The Box-Office Top Five
#1 "Zombieland" ($25 million)
#2 "Cloudy With a Chance of Meatballs" ($16.7 million)
#3 "Toy Story" & "Toy Story 2" 3-D Double Feature ($12.5 million)
#4 "The Invention of Lying" ($7.35 million)
#5 "Surrogates" ($7.34 million)
Vampires can step aside. Flesh-craving zombies have proven themselves the creatures to beat — at least for one weekend.
[movie id="407353"]"Zombieland,"[/movie] the Sony-produced dark comedy starring [movieperson id="26961"]Woody Harrelson[/movieperson] and [movieperson id="275681"]Jesse Eisenberg[/movieperson], took the top box-office spot during its opening weekend, scoring a total of $25 million. The film has multiple reasons to celebrate, not the least of which being that it surpassed its $23.6 million budget during its first weekend in theaters. Also noteworthy is the fact that "Zombieland" is the sixth first-place finisher for Sony in 2009.
In that regard, the film's predecessor is "Cloudy With a Chance of Meatballs," the Sony Pictures Animation flick that held onto a prominent spot in the top five this weekend at second place. Earning $16.7 million, "Meatballs" joined forces with "Zombieland" to yield a $41.7 million weekend for Sony, giving the studio a major advantage over rival companies.
Anyone that's doubted the longevity of "Meatballs" only has to look at Disney's 3-D re-release of "Toy Story" and "Toy Story 2," which came in third place with $12.5 million. The double feature would have likely done better business without the Bill Hader-starring "Meatballs" in theaters, but the relative success of Woody and the gang's big-screen revival still brings good tidings for "Toy Story 3," the third installment in the franchise, set for release next summer.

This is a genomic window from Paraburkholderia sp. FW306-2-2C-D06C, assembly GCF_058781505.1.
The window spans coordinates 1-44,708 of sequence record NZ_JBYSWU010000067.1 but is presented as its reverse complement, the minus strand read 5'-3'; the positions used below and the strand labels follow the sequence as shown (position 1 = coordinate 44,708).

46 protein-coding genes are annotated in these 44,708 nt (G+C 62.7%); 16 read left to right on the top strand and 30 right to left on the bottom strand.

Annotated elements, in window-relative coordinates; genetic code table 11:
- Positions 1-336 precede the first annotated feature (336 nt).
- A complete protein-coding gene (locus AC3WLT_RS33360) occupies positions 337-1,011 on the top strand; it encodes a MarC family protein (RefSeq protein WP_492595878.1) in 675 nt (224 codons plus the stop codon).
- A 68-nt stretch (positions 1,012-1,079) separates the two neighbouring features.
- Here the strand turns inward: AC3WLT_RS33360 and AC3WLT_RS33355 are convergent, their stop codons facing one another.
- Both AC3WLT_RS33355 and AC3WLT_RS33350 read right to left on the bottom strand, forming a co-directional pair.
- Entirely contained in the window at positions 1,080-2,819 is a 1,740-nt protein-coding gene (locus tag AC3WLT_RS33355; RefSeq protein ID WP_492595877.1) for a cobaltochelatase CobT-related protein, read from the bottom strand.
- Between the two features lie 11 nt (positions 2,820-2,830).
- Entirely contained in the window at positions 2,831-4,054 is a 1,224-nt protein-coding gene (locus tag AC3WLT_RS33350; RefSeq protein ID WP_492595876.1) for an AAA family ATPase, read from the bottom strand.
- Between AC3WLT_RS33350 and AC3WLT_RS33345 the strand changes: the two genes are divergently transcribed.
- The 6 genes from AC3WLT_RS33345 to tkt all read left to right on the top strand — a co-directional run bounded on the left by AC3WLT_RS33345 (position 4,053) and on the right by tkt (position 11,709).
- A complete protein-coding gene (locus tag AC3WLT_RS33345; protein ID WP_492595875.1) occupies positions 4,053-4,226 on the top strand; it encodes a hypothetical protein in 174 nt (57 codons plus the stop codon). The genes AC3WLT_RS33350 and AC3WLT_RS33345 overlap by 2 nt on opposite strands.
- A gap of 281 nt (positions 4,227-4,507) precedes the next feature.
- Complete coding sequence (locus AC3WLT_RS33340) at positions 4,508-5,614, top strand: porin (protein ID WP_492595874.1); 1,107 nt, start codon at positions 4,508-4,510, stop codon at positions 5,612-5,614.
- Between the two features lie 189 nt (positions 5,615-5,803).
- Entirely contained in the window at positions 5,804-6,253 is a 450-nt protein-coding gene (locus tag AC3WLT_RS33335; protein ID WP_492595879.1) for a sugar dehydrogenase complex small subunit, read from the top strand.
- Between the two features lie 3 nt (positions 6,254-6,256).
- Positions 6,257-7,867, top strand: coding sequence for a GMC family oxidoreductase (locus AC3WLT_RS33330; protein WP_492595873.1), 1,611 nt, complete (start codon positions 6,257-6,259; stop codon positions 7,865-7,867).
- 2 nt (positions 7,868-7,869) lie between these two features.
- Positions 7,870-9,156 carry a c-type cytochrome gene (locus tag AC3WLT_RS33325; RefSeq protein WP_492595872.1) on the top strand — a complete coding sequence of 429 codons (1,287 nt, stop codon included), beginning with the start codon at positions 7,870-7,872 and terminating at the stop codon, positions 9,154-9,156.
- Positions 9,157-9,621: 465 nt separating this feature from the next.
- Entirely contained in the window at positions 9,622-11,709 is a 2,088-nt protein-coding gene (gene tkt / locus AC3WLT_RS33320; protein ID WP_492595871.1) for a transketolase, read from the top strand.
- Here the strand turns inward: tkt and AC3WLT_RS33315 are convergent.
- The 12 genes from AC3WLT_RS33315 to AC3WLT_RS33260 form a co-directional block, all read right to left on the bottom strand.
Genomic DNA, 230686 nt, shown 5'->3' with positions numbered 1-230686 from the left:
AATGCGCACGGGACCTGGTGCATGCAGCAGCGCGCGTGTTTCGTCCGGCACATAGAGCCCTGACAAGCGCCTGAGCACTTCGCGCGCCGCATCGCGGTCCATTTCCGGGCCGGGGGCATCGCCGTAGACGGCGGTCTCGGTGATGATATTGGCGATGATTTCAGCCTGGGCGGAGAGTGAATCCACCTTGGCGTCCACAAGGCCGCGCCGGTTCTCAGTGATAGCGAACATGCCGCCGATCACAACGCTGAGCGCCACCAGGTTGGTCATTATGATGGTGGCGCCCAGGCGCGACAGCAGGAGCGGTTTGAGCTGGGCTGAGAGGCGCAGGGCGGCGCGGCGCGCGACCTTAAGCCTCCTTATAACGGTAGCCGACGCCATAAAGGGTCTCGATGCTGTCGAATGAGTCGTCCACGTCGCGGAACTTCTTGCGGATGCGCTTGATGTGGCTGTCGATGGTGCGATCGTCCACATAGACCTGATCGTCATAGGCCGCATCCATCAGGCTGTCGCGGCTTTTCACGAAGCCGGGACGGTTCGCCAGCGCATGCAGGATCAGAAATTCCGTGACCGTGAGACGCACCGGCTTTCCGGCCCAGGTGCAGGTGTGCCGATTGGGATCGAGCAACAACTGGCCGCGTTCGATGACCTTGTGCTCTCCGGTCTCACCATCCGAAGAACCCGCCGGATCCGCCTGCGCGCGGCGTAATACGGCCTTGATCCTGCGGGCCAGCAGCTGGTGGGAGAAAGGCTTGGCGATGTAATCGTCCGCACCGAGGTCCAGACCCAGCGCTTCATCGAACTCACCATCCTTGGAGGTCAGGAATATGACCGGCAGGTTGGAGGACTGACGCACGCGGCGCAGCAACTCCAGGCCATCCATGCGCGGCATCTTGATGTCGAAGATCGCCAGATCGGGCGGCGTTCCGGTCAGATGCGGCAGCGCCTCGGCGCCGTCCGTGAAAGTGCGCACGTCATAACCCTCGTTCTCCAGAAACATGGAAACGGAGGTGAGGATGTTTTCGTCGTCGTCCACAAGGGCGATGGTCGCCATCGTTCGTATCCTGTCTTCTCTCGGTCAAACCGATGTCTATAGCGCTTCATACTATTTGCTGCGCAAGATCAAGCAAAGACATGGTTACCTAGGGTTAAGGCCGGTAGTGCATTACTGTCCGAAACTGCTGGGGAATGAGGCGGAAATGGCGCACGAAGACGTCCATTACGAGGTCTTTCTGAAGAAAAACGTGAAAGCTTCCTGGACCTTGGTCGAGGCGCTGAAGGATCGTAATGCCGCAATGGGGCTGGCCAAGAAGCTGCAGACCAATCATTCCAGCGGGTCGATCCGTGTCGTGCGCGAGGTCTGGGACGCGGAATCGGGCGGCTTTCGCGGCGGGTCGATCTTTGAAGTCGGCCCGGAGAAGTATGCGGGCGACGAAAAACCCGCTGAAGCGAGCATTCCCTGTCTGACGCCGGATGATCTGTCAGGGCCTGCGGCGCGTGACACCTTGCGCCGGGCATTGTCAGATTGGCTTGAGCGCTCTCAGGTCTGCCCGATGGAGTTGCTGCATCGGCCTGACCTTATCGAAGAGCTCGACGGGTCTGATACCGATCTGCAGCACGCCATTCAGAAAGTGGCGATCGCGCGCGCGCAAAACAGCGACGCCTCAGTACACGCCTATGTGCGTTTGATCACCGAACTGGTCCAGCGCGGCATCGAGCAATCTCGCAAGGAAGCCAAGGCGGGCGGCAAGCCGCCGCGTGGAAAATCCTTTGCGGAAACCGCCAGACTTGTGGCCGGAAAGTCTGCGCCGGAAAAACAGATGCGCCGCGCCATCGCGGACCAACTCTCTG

The Ellen Page-starring "Whip It," on the other hand, didn't fare very well. Drew Barrymore's directorial debut tied with Michael Moore's "Capitalism: A Love Story" for sixth place. Both films brought in $4.9 million apiece, falling before the fifth-place finisher, "Surrogates." "Whip It" marks yet another recent failure for the "Juno" creative team; just a few short weeks ago, the Diablo Cody-written "Jennifer's Body" met a similar demise by barely making a dent in its opening weekend at the box office.
Ricky Gervais had better luck with "The Invention of Lying," which finished in fourth place. The comedy earned $7.35 million by Sunday's end, proving itself the second most popular new release of the weekend — if you're not counting the "Toy Story" reunion, that is.
Hollywood is sending in the clowns as two different comedies — "Couples Retreat" with Vince Vaughn and Jason Bateman, and Chris Rock's documentary "Good Hair" — invade next weekend's box-office scene.
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